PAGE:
“There’s no law here, no government, and even God only visits us occasionally”

Blog / By Paul Faber
Image: Cover of the Dutch translation of Confession of a lioness (A Confissão da Leoa) Image: Cover of the Dutch translation of Confession of a lioness (A Confissão da Leoa)

Couto’s book Confession of a lioness (A Confissão da Leoa), reads as a poetic puzzle. The storyline comes to us in fragments and unfolds very slowly and indirectly. Set in Kulumani, a small, isolated village in the north of Mozambique, it soon becomes clear that something is very wrong there, but what exactly?

Mariamar, a young woman of 32, who is confined to her hut by her despotic father, represents the voice from within the village. At the same time she is very much in between worlds, as the daughter of ‘asimilados’ and, also, the only woman in Kulumani who can read and write. The second voice, the one of the outsider, belongs to a hunter, Arcanjo Baleiro (the name means ‘Archangel Bullseye’), who keeps a diary. He is asked by the local authorities to free Kulumani from the attacks by lions who have caused the death of several inhabitants, the last one of whom is Silência (Silence), Mariamars sister.

Arcanjo Baleiro, who is troubled by his own family history, comes from the country’s capital, Maputo. He visited Kulumani 16 years ago, to kill a man-eating crocodile. He brings with him journalist writer Gustavo Regalo who sees this as an opportunity to write an exciting story; district administrator Florindo Makwala, who sees political benefits coming to him if he solves the village’s problem, and his wife Naftalinda.

It soon becomes clear that they all underestimate the troubles by far. The hunter is, in spite of his arrogant behavior, not very successful in tracing the lions. The only time he really faces one, his hand refuses to pull the trigger. But more importantly, it slowly becomes clear that the real danger is within Kulumani itself. In the words of the village women: “There’s no law here, no government, and even God only visits us occasionally.” The village is paralysed by poverty, abusive men and the heritage of civil war. Dead bodies of people killed in the war were left in the bush; this is how the lions learned to eat people in the first place.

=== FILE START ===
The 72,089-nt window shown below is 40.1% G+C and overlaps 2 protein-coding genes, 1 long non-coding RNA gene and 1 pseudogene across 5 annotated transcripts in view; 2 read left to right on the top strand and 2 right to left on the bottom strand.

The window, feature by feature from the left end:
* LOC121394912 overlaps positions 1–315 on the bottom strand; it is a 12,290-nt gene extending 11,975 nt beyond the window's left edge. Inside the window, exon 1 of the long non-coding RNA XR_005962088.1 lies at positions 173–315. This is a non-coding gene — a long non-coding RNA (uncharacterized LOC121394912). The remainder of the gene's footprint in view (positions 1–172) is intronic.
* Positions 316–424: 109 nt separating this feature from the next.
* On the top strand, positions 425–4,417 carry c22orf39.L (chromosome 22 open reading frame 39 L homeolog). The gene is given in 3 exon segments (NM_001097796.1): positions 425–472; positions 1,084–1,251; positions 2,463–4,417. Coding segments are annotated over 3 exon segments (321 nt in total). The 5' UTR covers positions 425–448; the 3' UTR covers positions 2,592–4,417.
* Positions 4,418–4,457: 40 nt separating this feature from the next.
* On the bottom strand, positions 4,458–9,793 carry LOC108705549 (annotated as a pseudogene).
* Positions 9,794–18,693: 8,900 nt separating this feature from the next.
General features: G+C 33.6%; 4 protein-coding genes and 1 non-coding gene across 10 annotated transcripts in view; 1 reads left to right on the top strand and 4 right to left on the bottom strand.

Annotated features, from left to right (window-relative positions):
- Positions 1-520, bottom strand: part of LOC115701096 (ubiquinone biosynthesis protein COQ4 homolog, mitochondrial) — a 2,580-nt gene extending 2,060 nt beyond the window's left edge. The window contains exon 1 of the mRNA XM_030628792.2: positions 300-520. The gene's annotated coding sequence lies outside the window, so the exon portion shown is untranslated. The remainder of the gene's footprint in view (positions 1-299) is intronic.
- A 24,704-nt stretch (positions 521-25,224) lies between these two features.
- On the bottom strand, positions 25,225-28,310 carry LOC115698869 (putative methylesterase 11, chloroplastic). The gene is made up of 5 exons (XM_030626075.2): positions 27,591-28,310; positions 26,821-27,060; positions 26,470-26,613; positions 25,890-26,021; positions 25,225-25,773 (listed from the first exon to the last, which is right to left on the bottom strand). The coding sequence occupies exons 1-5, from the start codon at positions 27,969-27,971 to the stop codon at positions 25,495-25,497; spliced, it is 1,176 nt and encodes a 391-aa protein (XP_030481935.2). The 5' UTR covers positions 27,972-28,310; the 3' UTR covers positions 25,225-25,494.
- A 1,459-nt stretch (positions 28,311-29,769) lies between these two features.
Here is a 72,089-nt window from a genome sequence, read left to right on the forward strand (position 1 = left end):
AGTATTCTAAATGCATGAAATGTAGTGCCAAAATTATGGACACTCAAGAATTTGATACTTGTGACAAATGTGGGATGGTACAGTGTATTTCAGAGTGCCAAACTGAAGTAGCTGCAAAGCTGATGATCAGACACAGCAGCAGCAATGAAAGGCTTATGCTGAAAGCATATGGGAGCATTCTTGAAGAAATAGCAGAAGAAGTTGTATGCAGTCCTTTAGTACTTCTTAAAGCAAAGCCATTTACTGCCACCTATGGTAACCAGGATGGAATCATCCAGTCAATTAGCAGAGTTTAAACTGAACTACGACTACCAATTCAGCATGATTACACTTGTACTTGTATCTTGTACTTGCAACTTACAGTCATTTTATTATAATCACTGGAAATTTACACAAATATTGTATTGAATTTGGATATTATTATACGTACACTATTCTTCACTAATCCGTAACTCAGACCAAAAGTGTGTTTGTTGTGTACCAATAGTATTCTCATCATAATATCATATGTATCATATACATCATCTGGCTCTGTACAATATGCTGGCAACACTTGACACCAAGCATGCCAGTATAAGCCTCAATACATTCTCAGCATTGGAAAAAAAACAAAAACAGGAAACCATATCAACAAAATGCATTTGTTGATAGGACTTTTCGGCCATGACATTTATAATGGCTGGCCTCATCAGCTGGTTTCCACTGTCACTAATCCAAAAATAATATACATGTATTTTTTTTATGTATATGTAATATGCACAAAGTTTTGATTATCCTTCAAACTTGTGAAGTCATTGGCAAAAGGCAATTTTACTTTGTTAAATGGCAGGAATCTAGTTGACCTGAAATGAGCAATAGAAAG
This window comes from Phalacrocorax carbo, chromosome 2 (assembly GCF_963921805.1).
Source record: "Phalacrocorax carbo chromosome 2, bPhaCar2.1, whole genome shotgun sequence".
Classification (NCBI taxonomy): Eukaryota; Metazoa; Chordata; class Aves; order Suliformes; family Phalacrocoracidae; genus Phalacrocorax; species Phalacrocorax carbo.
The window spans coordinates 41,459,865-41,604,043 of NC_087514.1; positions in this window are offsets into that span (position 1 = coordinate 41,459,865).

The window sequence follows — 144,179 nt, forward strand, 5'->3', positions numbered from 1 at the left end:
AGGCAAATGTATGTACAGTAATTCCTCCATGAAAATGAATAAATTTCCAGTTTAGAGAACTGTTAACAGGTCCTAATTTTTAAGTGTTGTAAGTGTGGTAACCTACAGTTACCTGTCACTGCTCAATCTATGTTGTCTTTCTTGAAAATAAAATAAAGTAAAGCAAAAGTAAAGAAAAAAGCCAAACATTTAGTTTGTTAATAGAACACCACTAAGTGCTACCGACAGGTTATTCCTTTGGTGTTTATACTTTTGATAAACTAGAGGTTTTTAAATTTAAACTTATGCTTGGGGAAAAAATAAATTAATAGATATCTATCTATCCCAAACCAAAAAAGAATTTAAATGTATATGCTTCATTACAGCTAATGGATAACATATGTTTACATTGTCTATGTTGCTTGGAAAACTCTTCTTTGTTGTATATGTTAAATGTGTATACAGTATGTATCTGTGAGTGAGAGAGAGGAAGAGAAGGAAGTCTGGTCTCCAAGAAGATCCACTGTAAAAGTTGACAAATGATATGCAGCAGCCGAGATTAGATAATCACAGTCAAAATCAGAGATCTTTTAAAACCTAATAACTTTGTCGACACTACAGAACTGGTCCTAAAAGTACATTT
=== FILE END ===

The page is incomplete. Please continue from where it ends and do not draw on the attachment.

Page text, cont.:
The marauding lions seem to be a metaphor of human violence. “I don’t know what they’re looking for in the bush,” says Dona Naftalinda, “the lion is right here in the village.” The violence is primarily directed towards women. All women bear the burden of living in a patriarchal society. We discover that Mariamar as well as her sister have been raped by their father, and they are not the only ones. It is no coincidence that all victims of the lions are women.

When the story unfolds, the dividing line between lions and men becomes more and more blurred. Truth, imagination and legend intermingle into a confusing mix. Do the lions exist at all? During a meeting, the hunter quizzes the elders about the animal he must kill. They explain that there’s the bush lion, the invented lion and the lion-people. “And they are all real.” The tension slowly rises. As some solution must be found and the hunter from outside seems to be unable to do the job, Florindo decides to arm two local men.

In the nightly apotheosis, lions are killed as well as Mariamars father. Mariamar, who -as it turns out- fell in love with the hunter 16 years ago, loses her voice once again and a final confession is made.

All the people speak in metaphors and riddles

The blurring boundaries between animals and men, city rationalism and the magical thinking of the elders, is reflected in Couto’s writing style and his preference for (invented) proverbs, fables and parables. All the people in the book speak in metaphors and riddles, sometimes more than the reader can handle. Arcanjo and Mariamar’s poetic way of expressing themselves is not always convincing. However, Couto does manage to pull us slowly deeper and deeper in this strange unfamiliar universe which seems so far away from modern times. He succeeds in leading us into the minds and hearts of the people in Kulumani.

It is not an attractive picture he sketches. The world of Kulumani is not romantic but harsh and cruel. But the images he paints stick and the alternation of the two diaries is very effective.

Although the book is filled with unexpected and startling events, its origin goes back to a real life situation. Couto, who is a biologist and conservationist by profession, writes in his preface that in 2008 the north of Mozambique was troubled by lions attacking and killing people. Students of Couto did research there at the time and the government sent two hunters to kill the lions. The conflict that arose between the hunters and the village elders motivated Couto to write this story.

Mia Couto (1955) was born and raised in Moçambique. He worked as a journalist and director of the news agency Agência de Informação de Moçambique before becoming a biologist. In an interview in 2015 he disclosed how he, as a boy in Beira, António Emílio Leite Couto renamed himself Mia, or miaow. “My parents took photos of me when I was three, sleeping and eating with the cats on the veranda. I didn’t just like cats; I thought I was a cat. Every child feels that more open borderline between themselves and other beings and creatures.”

'Confession of the lioness' is also published in Dutch as 'De bekentenis van de leeuwin', Uitgeverij Querido, Amsterdam.